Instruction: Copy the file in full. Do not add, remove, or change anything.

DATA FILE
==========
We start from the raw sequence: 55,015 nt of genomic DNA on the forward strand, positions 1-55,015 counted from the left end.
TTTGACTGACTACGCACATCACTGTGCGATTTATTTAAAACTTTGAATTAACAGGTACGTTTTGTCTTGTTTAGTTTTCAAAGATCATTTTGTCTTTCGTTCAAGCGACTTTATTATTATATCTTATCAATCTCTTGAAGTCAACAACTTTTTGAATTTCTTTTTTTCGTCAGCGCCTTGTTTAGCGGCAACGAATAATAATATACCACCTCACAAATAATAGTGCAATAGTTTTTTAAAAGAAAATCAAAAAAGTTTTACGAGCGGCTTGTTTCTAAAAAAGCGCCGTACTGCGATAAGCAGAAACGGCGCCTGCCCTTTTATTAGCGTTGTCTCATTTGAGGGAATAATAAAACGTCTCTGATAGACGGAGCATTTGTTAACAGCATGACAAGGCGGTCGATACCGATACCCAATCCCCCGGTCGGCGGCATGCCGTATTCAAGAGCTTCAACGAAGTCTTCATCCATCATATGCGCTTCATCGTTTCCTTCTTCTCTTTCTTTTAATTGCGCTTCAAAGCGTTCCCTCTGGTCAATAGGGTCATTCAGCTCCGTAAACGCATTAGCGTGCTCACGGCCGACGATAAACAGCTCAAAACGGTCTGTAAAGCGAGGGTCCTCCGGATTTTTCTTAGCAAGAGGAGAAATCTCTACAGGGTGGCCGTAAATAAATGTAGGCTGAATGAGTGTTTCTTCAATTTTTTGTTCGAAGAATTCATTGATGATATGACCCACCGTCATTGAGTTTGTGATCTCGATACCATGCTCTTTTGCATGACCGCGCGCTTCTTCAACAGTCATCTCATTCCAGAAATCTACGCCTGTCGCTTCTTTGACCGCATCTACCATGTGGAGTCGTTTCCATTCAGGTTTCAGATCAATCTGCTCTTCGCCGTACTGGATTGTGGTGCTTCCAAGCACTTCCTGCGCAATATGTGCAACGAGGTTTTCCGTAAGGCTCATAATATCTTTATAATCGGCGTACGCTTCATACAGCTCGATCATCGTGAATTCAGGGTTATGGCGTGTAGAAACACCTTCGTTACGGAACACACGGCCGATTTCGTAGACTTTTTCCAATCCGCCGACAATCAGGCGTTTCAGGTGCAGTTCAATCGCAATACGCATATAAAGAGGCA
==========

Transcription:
We start from the raw sequence: 55,015 nt of genomic DNA on the forward strand, positions 1-55,015 counted from the left end.
TTTGACTGACTACGCACATCACTGTGCGATTTATTTAAAACTTTGAATTAACAGGTACGTTTTGTCTTGTTTAGTTTTCAAAGATCATTTTGTCTTTCGTTCAAGCGACTTTATTATTATATCTTATCAATCTCTTGAAGTCAACAACTTTTTGAATTTCTTTTTTTCGTCAGCGCCTTGTTTAGCGGCAACGAATAATAATATACCACCTCACAAATAATAGTGCAATAGTTTTTTAAAAGAAAATCAAAAAAGTTTTACGAGCGGCTTGTTTCTAAAAAAGCGCCGTACTGCGATAAGCAGAAACGGCGCCTGCCCTTTTATTAGCGTTGTCTCATTTGAGGGAATAATAAAACGTCTCTGATAGACGGAGCATTTGTTAACAGCATGACAAGGCGGTCGATACCGATACCCAATCCCCCGGTCGGCGGCATGCCGTATTCAAGAGCTTCAACGAAGTCTTCATCCATCATATGCGCTTCATCGTTTCCTTCTTCTCTTTCTTTTAATTGCGCTTCAAAGCGTTCCCTCTGGTCAATAGGGTCATTCAGCTCCGTAAACGCATTAGCGTGCTCACGGCCGACGATAAACAGCTCAAAACGGTCTGTAAAGCGAGGGTCCTCCGGATTTTTCTTAGCAAGAGGAGAAATCTCTACAGGGTGGCCGTAAATAAATGTAGGCTGAATGAGTGTTTCTTCAATTTTTTGTTCGAAGAATTCATTGATGATATGACCCACCGTCATTGAGTTTGTGATCTCGATACCATGCTCTTTTGCATGACCGCGCGCTTCTTCAACAGTCATCTCATTCCAGAAATCTACGCCTGTCGCTTCTTTGACCGCATCTACCATGTGGAGTCGTTTCCATTCAGGTTTCAGATCAATCTGCTCTTCGCCGTACTGGATTGTGGTGCTTCCAAGCACTTCCTGCGCAATATGTGCAACGAGGTTTTCCGTAAGGCTCATAATATCTTTATAATCGGCGTACGCTTCATACAGCTCGATCATCGTGAATTCAGGGTTATGGCGTGTAGAAACACCTTCGTTACGGAACACACGGCCGATTTCGTAGACTTTTTCCAATCCGCCGACAATCAGGCGTTTCAGGTGCAGTTCAATCGCAATACGCATATAAAGAGGCA